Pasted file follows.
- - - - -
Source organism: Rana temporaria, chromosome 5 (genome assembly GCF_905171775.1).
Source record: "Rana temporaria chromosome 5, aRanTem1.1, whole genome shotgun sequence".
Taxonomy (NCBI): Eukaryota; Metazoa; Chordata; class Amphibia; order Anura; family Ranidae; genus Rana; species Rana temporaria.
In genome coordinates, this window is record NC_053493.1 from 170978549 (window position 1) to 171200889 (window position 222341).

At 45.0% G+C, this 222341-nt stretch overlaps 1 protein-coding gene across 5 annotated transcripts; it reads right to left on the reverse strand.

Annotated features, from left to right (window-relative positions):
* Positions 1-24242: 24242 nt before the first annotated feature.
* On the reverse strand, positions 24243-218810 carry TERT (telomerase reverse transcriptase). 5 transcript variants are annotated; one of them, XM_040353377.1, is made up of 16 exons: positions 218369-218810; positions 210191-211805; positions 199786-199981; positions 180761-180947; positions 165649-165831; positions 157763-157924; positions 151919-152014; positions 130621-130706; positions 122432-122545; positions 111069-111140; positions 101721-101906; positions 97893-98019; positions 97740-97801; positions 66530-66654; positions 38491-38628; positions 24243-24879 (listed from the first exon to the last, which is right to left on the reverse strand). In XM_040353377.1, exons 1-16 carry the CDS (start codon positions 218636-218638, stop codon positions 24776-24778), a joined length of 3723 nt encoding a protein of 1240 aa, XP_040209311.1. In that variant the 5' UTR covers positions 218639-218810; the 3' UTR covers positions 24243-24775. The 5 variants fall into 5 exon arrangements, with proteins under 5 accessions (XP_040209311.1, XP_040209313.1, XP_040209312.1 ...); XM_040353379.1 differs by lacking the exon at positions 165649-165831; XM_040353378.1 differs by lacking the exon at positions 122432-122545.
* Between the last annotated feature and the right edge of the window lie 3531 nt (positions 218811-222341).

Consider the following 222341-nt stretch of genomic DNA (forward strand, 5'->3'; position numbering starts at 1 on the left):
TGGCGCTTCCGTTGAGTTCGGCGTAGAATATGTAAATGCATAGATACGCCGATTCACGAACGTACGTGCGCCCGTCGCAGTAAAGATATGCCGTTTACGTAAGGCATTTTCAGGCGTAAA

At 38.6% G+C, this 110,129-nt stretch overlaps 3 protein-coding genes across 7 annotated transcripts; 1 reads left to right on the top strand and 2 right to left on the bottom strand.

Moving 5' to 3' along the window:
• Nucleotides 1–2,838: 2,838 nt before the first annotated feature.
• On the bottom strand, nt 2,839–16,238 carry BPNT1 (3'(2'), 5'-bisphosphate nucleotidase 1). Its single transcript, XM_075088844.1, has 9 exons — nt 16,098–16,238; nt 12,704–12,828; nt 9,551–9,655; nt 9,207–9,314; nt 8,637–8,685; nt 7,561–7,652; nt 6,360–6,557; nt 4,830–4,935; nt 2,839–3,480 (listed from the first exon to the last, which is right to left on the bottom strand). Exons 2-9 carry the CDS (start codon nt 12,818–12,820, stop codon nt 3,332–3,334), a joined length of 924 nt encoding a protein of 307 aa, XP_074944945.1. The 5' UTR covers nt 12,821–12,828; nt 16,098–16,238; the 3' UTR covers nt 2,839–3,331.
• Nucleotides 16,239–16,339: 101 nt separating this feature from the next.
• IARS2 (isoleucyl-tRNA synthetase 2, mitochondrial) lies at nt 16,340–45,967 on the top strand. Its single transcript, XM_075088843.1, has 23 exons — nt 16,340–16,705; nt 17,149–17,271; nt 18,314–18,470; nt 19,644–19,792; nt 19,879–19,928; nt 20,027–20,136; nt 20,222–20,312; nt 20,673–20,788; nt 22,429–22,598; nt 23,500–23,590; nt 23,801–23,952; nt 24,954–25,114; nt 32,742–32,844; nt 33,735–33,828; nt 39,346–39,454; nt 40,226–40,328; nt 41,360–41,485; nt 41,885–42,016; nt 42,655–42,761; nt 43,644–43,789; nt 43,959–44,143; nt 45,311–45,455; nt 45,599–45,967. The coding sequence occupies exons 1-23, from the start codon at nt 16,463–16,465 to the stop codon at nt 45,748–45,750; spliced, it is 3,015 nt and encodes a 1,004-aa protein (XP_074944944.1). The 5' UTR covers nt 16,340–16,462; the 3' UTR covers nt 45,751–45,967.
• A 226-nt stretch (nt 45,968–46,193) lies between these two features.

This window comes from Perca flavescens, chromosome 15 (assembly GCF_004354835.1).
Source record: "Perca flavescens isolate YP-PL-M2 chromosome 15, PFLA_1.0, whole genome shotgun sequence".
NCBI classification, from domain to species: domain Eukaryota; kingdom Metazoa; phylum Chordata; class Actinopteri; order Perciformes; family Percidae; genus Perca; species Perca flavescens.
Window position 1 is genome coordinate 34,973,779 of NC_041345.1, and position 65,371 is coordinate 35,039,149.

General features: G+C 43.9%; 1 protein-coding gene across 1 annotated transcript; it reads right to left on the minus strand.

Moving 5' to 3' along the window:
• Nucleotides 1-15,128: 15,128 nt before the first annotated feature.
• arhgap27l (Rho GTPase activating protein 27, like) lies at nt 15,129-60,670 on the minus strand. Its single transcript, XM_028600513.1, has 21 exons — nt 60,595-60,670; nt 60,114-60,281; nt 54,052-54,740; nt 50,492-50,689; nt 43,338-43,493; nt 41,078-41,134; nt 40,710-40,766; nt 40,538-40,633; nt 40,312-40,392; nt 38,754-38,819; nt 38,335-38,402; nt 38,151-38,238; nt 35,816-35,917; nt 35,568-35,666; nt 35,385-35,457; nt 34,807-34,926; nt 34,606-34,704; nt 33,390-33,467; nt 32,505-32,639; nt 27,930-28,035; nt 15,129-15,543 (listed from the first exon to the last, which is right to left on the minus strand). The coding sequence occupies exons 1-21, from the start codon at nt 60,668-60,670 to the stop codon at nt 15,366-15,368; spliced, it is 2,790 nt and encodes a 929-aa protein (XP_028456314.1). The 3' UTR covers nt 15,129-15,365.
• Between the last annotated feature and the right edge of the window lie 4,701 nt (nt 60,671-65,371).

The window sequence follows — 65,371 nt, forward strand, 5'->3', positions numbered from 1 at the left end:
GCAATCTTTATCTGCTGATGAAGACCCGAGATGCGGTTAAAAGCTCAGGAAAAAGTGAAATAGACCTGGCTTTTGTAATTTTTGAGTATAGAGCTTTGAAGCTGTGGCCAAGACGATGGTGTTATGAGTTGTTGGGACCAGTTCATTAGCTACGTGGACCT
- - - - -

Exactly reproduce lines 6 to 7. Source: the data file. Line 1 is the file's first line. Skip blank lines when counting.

Annotated features, from left to right (window-relative positions):
* Positions 1-24242: 24242 nt before the first annotated feature.